Guide to Uncontested Divorce in Minnesota
By Elizabeth Rayne, J.D.
As compared with a contested divorce, filing an uncontested divorce may save Minnesota residents both time and money. To file an uncontested divorce, the couple must agree that they want to dissolve the marriage and agree on the terms of the divorce. Further, a summary dissolution is an even faster process, but is only available to couples that meet the state's criteria.
Uncontested Divorce Overview
Minnesota courts allow couples to file for an uncontested divorce when both spouses agree to the divorce as well as the terms of the divorce. Both spouses must sign an agreement that establishes the terms of the divorce, including how property will be divided between the spouses, awards of spousal maintenance and, if applicable, child custody and support.
Minnesota is a pure no-fault state, meaning that couples do not place blame on either spouse in getting a divorce. Instead, the only grounds which couples must provide to get a divorce is that the marital relationship has irretrievably broken down. In other words, the couple must demonstrate that they do not want to continue with the marriage and it is not likely that they will reconcile their differences.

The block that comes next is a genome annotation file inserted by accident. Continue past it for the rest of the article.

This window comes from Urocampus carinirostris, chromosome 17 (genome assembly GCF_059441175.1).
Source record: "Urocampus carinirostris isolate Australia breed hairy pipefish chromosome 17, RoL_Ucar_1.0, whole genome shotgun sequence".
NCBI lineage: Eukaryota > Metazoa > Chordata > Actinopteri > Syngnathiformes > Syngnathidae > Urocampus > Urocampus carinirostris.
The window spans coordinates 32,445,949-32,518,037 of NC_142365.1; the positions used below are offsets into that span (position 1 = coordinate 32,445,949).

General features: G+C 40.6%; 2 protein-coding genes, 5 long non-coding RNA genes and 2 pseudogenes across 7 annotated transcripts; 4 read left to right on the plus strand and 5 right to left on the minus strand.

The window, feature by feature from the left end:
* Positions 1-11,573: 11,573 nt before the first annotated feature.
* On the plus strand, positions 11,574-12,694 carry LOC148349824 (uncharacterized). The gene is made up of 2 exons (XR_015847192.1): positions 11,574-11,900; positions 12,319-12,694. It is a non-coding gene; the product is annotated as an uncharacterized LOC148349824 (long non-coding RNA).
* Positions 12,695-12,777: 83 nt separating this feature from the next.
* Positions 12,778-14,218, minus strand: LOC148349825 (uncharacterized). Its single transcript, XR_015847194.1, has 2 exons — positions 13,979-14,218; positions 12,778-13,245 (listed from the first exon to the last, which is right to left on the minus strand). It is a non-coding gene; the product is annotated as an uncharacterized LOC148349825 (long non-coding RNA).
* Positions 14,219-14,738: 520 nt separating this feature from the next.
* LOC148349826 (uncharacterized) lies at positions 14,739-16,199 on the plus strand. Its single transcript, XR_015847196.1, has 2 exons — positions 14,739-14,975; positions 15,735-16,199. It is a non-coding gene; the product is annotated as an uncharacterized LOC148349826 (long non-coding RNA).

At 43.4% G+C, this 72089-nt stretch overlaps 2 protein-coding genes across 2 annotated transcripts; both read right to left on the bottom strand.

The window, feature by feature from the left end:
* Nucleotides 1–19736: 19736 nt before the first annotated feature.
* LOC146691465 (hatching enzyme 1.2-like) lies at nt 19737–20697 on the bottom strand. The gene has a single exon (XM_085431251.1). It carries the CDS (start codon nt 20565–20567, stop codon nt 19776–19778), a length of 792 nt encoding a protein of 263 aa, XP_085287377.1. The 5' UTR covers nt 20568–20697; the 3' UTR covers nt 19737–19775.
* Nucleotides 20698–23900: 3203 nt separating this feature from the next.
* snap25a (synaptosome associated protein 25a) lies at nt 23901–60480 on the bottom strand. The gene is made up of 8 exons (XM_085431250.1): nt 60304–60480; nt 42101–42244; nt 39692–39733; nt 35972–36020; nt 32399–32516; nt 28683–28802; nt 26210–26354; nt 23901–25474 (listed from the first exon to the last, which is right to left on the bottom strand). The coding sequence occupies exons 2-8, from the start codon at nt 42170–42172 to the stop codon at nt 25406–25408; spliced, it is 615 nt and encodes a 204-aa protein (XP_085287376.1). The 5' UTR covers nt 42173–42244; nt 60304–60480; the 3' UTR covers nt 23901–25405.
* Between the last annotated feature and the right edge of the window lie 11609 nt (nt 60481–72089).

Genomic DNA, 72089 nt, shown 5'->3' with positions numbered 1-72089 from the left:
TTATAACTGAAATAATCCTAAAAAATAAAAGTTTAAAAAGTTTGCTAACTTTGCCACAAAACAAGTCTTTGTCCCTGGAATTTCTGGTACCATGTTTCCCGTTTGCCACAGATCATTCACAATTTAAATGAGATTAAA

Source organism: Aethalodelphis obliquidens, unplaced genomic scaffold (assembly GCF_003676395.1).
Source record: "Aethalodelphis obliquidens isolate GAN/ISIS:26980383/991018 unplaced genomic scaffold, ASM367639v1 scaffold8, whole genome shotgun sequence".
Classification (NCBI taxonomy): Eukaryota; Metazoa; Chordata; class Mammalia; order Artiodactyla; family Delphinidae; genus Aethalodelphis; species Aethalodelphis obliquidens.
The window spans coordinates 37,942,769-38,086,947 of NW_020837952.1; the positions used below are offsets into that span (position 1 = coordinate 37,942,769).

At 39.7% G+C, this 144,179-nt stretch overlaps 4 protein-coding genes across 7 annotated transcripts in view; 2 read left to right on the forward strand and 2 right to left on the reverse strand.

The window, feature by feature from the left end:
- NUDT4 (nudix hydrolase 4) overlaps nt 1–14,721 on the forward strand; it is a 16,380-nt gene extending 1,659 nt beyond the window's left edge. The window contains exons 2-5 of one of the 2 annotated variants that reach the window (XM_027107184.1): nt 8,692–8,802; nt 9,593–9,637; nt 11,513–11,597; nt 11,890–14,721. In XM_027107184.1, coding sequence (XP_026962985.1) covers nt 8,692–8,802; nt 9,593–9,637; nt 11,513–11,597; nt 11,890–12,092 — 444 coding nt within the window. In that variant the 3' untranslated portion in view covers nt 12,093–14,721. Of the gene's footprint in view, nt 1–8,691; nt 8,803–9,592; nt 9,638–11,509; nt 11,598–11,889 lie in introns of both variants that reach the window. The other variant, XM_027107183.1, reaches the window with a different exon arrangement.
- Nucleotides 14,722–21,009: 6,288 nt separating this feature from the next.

To initiate a divorce in Minnesota, you must file a Petition for Dissolution of Marriage. Either you or your spouse must have lived within the state for at least 180 days prior to filing and may file the petition in the county where either of you live. You must also serve the petition and summons on your spouse. The summons explains the rights and responsibilities of the spouses and informs your spouse that he must respond to the petition within 30 days. In order to serve the paperwork, you must have it delivered by the sheriff's office or an adult other than yourself. After the paperwork is filed and served, an uncontested divorce can proceed relatively quickly and the divorce may be finalized in a matter of months.
In certain cases, couples in Minnesota may file for a summary dissolution, which allows the couple to divorce 30 days after the paperwork is filed. In order to qualify for summary dissolution, the couple must not have any children together and the wife must not be pregnant. Additionally, the couple's marriage must have lasted for less than eight years and neither spouse should have a lot of assets or debts. If the couple has real estate, debt more than $8,000 or assets more than $25,000, the couple will not qualify. Further, summary dissolution is not available in cases of domestic violence. In order to obtain a summary dissolution, you must file a Joint Petition for Summary Dissolution of a Marriage with the court.
Elizabeth Rayne earned her J.D. from Penn State University and has been practicing law since 2009, advising clients on issues ranging from employment law to nonprofit management. For two years, she served as a contributing editor for the "Vermont Environmental Monitor."